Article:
This thesis explores representations of woman in four selected texts: Alfred Lord Tennyson’s ‘The Lady of Shalott’ (1842), Christina Rossetti’s ‘Goblin Market’ (1862), and George Egerton’s ‘The Spell of the White Elf’ and ‘A Shadow’s Slant’ (1893).
There are primarily two general, and contrasting, images of how the Victorian woman was constructed in Victorian literature. The angel in the house was the ideal woman, selfless, pure and fragile. The rebel was the angel’s antithesis, and the one who violated the expectations of Victorian ideologies. From a feminist perspective, these images were historically among the chief obstacles as women attempted to write. In order to be able to write freely about the female experience, they needed to understand and then refuse the cultural images assigned to them by patriarchal society. Feminist critics argue that if we study these images of women, we will not learn what women have felt or experienced: on the contrary, we will learn what men have thought women to be.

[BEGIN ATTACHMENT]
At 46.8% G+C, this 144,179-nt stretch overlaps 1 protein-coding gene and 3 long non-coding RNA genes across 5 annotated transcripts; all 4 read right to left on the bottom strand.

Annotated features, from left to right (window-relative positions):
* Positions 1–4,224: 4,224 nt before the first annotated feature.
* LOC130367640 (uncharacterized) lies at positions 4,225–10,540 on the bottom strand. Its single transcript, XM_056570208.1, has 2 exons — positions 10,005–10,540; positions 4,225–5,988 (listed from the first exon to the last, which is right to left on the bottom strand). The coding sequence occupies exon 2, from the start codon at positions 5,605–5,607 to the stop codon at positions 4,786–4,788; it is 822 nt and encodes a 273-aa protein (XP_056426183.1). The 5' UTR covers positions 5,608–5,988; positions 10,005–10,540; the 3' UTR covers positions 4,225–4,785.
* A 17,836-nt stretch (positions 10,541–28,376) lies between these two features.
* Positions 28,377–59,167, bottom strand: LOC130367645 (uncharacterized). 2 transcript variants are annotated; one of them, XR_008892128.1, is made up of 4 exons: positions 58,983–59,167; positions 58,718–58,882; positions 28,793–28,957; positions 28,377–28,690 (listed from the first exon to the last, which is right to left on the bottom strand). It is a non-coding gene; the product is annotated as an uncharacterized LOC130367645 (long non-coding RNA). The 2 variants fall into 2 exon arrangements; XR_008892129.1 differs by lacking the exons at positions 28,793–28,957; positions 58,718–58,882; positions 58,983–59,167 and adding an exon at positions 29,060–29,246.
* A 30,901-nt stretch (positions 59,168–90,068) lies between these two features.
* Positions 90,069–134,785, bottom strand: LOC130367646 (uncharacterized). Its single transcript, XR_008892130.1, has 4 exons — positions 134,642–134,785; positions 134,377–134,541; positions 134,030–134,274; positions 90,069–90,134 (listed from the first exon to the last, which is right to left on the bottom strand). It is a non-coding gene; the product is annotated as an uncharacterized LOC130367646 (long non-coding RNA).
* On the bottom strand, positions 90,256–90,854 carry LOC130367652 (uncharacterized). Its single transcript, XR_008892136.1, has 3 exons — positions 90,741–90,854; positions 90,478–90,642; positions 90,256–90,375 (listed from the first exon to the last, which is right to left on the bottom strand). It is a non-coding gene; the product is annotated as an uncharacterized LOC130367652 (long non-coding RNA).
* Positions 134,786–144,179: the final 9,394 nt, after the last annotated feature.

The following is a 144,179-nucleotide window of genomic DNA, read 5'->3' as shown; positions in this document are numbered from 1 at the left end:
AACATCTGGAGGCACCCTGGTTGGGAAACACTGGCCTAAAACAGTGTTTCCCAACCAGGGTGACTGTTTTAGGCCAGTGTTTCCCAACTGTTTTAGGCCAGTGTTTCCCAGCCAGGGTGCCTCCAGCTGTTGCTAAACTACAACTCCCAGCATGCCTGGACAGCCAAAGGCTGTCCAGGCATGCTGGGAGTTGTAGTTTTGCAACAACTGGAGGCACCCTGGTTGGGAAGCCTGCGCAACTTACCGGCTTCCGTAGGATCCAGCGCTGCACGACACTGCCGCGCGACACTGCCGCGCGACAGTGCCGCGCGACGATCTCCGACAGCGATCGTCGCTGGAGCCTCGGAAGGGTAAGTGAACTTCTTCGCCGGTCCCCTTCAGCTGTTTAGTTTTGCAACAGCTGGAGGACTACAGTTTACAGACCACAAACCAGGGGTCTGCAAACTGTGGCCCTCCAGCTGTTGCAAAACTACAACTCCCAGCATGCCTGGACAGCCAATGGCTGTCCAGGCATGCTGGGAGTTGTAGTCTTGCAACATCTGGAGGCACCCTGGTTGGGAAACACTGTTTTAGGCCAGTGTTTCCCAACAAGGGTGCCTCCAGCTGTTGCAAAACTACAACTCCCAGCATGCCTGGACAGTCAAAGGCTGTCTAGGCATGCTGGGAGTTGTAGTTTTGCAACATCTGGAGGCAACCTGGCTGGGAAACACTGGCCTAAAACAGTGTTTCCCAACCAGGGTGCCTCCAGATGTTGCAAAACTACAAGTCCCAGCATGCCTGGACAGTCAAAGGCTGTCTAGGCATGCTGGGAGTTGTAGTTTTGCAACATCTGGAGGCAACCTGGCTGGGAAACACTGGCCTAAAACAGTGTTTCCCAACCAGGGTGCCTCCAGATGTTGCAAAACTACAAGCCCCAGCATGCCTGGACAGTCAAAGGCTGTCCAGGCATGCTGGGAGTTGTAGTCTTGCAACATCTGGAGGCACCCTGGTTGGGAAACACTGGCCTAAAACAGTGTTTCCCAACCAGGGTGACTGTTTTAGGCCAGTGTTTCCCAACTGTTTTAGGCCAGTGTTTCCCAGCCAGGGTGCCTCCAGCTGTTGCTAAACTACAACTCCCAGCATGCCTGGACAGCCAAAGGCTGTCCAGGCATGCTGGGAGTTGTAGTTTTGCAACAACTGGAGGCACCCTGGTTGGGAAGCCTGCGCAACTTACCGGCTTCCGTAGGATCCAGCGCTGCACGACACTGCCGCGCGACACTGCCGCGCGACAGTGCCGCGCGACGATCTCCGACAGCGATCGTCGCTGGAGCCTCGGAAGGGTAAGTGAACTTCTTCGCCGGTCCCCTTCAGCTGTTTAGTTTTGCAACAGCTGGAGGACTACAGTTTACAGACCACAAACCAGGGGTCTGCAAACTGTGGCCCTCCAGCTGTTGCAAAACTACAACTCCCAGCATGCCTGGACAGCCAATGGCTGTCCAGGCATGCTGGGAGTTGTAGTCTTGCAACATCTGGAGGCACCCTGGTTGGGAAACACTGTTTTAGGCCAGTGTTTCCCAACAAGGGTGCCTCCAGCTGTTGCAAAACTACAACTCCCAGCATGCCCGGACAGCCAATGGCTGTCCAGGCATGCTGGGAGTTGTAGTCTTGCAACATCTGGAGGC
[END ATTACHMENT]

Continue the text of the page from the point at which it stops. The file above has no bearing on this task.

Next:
My aim is to detect how the female characters in these texts are constructed as the angel and the rebel, and to show how literature might both affirm and complicate these stereotypical images. The thesis consists of three chapters, where chapter one and chapter two explore the image of the angel and the rebel. The third chapter investigates the texts on two levels. First, it explores to how and to what extent the female characters are aware of their situation or social position. Secondly, it discusses what the endings of the texts may suggest as a next step for the Victorian woman. The method of analysis is close reading. As an overall framework for the subject of study, the introduction provides a brief account of the authors, the Victorian period, and feminist theory. Although this is not primarily a study of comparison, the conclusion briefly accounts for similarities and differences between the texts.